Summary:

How many of us have gone through numerous batteries for our laptops, because aging batteries start to lose their ability to charge? Yep, me too. Stanford’s materials scientist Yi Cui is working on a lithium ion battery that could last six times longer.

Amprius

How many of us have gone through numerous batteries for our laptops, because over time aging batteries start to lose their ability to charge? Yep, me too. Well, Stanford’s materials scientist Yi Cui, who founded startup Amprius, is working on a lithium ion battery that could last for 6,000 charge and discharge cycles without degrading below 85 percent, according to some of Cui’s latest research (hat tip IEEE). For comparison, a lithium ion battery in your Mac laptop goes for about 1,000 charge and discharge cycles before it starts to only be able to hold 80 percent of the charge.

Cui’s latest breakthrough is to use silicon nanotubes coated with silicon oxide shells for the anode part of the battery. A battery is made up of an anode on one side and a cathode on the other, with an electrolyte in between. For a lithium ion battery, lithium ions travel from the anode to the cathode through the electrolyte, creating a chemical reaction that allows electrons to be harvested along the way.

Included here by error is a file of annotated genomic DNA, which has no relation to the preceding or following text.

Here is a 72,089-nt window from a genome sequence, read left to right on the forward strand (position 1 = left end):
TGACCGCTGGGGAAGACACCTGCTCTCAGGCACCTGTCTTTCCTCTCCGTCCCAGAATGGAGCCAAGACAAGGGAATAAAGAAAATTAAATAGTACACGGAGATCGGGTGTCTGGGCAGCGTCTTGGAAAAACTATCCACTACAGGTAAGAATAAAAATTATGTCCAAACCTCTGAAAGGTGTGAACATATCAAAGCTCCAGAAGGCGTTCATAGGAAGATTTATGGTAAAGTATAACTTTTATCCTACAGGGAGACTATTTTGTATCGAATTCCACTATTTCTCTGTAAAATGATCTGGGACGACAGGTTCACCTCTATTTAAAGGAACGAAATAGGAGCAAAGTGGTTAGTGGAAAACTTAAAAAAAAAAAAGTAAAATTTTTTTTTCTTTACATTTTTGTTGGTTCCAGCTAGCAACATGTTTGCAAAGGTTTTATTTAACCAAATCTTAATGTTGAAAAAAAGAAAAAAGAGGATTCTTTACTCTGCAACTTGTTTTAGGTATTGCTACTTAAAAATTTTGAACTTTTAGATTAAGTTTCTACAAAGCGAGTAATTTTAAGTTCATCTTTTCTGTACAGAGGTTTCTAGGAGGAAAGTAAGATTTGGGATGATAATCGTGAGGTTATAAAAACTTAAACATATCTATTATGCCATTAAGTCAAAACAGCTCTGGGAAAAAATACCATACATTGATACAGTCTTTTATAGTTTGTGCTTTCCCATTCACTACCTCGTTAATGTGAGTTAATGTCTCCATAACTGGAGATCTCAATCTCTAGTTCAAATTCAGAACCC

The silicon oxide coating stops the silicon nanotube from expanding, keeping it away from the electrolyte, and enabling the battery to have more cycles. Most anodes are made of graphite, but silicon has a much higher capacity to store a charge. However, silicon anodes tend to break down or have a small cycle life because of that expansion characteristic. Stanford’s SLAC group explains how this works in more detail.

The IEEE points out that this jump in cycle life probably isn’t such a breakthrough for the electric car industry, as other types of batteries can lead to tens of thousands of cycles for the future of next-generation electric car batteries.

Amprius is a Valley startup that has been developing technology that can shrink the anode roughly fourfold from today’s carbon-based anode material technology, CEO Kang Sun told us a couple years ago in an interview. That could allow a fourfold increase in energy density if concurrent improvements in cathode technology can keep up, which is an uncertain prospect, to be sure. Last year Amprius raised a $25 million Series B investment to help it move toward its first commercial product, likely for the consumer electronics market. The round was led by Kleiner Perkins, Chinese firms IPV Capital and Qian Neng Fund, and Google’s former CEO Eric Schmidt, VantagePoint Venture Partners, Trident Capital and Stanford University.

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